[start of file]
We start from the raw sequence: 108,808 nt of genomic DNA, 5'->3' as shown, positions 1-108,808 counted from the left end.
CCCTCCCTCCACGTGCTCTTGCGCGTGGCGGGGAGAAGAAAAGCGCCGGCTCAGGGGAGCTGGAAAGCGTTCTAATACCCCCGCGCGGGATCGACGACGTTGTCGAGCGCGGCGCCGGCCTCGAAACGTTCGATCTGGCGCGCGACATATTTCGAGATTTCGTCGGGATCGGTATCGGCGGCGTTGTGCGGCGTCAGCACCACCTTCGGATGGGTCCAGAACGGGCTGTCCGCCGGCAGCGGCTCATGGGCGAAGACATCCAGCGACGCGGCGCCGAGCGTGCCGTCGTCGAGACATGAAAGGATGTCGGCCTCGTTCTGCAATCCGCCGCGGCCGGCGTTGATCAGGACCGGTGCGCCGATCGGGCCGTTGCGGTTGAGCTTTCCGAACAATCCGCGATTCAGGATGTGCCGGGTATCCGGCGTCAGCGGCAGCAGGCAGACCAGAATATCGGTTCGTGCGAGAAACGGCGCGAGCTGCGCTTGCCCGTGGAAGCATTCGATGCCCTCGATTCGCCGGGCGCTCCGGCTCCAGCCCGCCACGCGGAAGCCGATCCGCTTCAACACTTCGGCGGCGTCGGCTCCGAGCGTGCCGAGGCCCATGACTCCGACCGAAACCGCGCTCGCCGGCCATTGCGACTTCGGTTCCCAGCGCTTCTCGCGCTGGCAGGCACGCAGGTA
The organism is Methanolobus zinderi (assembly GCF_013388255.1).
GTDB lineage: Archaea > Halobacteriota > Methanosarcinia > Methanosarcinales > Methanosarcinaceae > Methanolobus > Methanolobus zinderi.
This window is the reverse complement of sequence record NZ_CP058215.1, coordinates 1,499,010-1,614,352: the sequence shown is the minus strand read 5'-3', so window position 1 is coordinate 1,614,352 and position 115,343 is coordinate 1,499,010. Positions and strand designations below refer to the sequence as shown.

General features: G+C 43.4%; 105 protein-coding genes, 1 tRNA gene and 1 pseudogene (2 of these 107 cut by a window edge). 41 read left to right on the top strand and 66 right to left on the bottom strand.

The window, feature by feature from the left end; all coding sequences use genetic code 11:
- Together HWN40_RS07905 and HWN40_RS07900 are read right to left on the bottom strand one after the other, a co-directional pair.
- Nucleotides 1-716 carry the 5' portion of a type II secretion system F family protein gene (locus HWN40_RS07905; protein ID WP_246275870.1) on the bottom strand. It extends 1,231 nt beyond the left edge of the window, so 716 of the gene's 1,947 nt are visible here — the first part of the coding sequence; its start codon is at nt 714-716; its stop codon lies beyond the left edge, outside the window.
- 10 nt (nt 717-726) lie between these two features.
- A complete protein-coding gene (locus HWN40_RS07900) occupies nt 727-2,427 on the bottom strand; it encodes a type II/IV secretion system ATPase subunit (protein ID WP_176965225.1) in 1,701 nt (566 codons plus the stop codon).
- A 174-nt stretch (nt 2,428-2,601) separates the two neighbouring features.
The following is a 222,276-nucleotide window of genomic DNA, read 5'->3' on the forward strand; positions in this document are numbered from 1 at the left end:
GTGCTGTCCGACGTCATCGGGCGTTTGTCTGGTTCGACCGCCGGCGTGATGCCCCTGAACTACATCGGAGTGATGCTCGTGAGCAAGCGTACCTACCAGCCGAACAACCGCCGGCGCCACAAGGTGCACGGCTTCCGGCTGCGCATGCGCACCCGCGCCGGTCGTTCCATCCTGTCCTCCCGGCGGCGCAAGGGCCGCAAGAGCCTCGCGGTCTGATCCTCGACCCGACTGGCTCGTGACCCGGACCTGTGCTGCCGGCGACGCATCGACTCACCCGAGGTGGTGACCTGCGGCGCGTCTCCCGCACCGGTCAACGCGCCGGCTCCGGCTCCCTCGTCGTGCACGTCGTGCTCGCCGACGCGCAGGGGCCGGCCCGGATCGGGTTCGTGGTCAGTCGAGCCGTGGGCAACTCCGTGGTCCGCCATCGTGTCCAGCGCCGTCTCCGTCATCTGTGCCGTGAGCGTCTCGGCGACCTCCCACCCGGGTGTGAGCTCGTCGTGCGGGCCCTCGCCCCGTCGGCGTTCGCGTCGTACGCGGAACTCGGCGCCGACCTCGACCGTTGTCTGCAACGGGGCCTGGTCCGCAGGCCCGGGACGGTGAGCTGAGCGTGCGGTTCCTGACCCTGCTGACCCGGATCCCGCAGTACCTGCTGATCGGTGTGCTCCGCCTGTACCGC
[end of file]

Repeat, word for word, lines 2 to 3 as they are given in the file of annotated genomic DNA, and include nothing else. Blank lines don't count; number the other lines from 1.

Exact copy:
CCCTCCCTCCACGTGCTCTTGCGCGTGGCGGGGAGAAGAAAAGCGCCGGCTCAGGGGAGCTGGAAAGCGTTCTAATACCCCCGCGCGGGATCGACGACGTTGTCGAGCGCGGCGCCGGCCTCGAAACGTTCGATCTGGCGCGCGACATATTTCGAGATTTCGTCGGGATCGGTATCGGCGGCGTTGTGCGGCGTCAGCACCACCTTCGGATGGGTCCAGAACGGGCTGTCCGCCGGCAGCGGCTCATGGGCGAAGACATCCAGCGACGCGGCGCCGAGCGTGCCGTCGTCGAGACATGAAAGGATGTCGGCCTCGTTCTGCAATCCGCCGCGGCCGGCGTTGATCAGGACCGGTGCGCCGATCGGGCCGTTGCGGTTGAGCTTTCCGAACAATCCGCGATTCAGGATGTGCCGGGTATCCGGCGTCAGCGGCAGCAGGCAGACCAGAATATCGGTTCGTGCGAGAAACGGCGCGAGCTGCGCTTGCCCGTGGAAGCATTCGATGCCCTCGATTCGCCGGGCGCTCCGGCTCCAGCCCGCCACGCGGAAGCCGATCCGCTTCAACACTTCGGCGGCGTCGGCTCCGAGCGTGCCGAGGCCCATGACTCCGACCGAAACCGCGCTCGCCGGCCATTGCGACTTCGGTTCCCAGCGCTTCTCGCGCTGGCAGGCACGCAGGTA
The organism is Methanolobus zinderi (assembly GCF_013388255.1).